Alzheimers disease: 5 top tips to reduce your risk of cognitive decline – expert

Alzheimers disease: 5 top tips to reduce your risk of cognitive decline – expert

Alzheimers Research UK explain 'what is dementia?'

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The Alzheimer’s Society, a leading research charity, stated there is evidence that you can reduce your own risk of dementia. In order to do so, one of the best things you can do for your mind is to move your body. Doing regular physical activity is considered “one of the best ways to reduce your risk of dementia”.

Exercise is good for the heart muscle, the body’s circulation, your weight and mental wellbeing.

For the best results, a combination of aerobic and strength-building activities are recommended.

Examples of aerobic exercises include walking, swimming, dancing, and hiking, in addition to tennis, and cycling.

Strength-building activities, on the other hand, include heavy gardening, pilates, and working with resistance bands.

The expert charity also recommends “eating healthily” to reduce the risk of developing Alzheimer’s.

“No single ingredient, nutrient or food can improve brain health by itself,” the charity explained.

“Instead, eating a range of different foods in the right proportions is what makes a difference.”

To eat a healthy, well-balanced diet, the Mediterranean-style diet is highly regarded.

To adhere to a Mediterranean-style diet, the Alzheimer’s Society suggests:

  • Including wholegrain starchy foods in most meals
  • Eat more fruits, vegetables, and pulses
  • Eat less red meat
  • Eat fish regularly
  • Choose lower-fat dairy products
  • Use vegetable and plant oil for cooking and dressing
  • Limit the amount of salt you eat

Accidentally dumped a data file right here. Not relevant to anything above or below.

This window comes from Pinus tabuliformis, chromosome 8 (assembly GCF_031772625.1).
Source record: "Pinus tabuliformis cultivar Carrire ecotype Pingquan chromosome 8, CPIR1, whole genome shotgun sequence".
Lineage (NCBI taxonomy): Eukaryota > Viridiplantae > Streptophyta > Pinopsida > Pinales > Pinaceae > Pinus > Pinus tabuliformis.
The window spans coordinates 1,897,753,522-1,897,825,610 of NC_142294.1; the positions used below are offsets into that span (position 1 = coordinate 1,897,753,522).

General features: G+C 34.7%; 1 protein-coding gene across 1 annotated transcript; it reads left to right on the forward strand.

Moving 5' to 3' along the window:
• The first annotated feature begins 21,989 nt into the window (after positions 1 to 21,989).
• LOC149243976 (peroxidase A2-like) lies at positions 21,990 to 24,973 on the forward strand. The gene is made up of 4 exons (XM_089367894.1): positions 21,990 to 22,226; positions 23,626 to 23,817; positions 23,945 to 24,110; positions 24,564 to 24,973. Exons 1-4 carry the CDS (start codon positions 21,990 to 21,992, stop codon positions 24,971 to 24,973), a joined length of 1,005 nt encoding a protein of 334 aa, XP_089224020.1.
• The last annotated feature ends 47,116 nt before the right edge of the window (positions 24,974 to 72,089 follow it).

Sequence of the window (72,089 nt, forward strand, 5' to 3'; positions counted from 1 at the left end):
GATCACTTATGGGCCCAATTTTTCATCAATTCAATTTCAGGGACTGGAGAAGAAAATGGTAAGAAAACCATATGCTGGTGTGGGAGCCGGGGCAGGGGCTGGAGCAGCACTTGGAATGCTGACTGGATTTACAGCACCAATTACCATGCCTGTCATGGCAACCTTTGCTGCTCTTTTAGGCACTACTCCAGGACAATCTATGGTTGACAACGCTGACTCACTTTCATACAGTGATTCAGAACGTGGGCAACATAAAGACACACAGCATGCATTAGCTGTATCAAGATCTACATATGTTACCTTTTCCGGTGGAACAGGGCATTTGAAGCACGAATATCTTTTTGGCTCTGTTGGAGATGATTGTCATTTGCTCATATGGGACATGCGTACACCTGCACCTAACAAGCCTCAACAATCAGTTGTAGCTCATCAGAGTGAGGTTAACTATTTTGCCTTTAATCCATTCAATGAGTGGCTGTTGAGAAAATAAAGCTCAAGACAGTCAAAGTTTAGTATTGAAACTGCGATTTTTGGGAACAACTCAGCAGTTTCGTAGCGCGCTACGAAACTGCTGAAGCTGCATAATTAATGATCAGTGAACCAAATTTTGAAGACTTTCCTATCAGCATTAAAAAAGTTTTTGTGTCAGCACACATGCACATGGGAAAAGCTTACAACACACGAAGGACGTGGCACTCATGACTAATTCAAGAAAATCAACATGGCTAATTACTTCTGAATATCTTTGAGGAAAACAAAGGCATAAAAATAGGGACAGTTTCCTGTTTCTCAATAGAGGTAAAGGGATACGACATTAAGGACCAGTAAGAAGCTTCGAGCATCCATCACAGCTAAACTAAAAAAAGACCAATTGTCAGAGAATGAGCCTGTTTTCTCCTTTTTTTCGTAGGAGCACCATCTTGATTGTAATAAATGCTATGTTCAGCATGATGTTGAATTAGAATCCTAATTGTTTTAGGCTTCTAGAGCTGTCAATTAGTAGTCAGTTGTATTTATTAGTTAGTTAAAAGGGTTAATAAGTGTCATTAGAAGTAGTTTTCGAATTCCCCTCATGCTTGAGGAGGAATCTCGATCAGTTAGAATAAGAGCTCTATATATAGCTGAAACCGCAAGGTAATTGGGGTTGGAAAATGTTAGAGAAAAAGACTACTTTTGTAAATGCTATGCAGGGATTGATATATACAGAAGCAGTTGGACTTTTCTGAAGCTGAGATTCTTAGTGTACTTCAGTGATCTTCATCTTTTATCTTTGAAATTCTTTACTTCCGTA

• Make sugary foods an occasional treat
  • Only consuming alcohol in moderation alongside food.

The charity stated that dementia risk can also be greatly reduced by being a non-smoker.

“Smoking does a lot of harm to the circulation of blood around the body, particularly the blood vessels in the brain, as well as the heart and lungs,” the charity stated.

“It’s never too late to quit smoking. However, the earlier you stop, the more brain damage you will avoid.”

Another way to minimise your risk of dementia in later life is to “drink less alcohol” in general.

“Drinking too much alcohol at one time exposes your brain to high levels of harmful chemicals,” the charity pointed out.

People are encouraged to drink less than 14 units per week, and to have alcohol-free days.

Lastly, the Alzheimer’s Society advises to “stay mentally and socially active” throughout your life.

Examples could include puzzles, crosswords, courses, playing a musical instrument, and reading books.

Playing card games, chess, or board games can also keep the brain engaged – even if it’s on a smartphone.

“It’s important to try to keep in touch with the people who matter to you, such as friends and family,” the charity emphasised.

“Having a conversation with someone can also exercise a wide range of your mental skills.”

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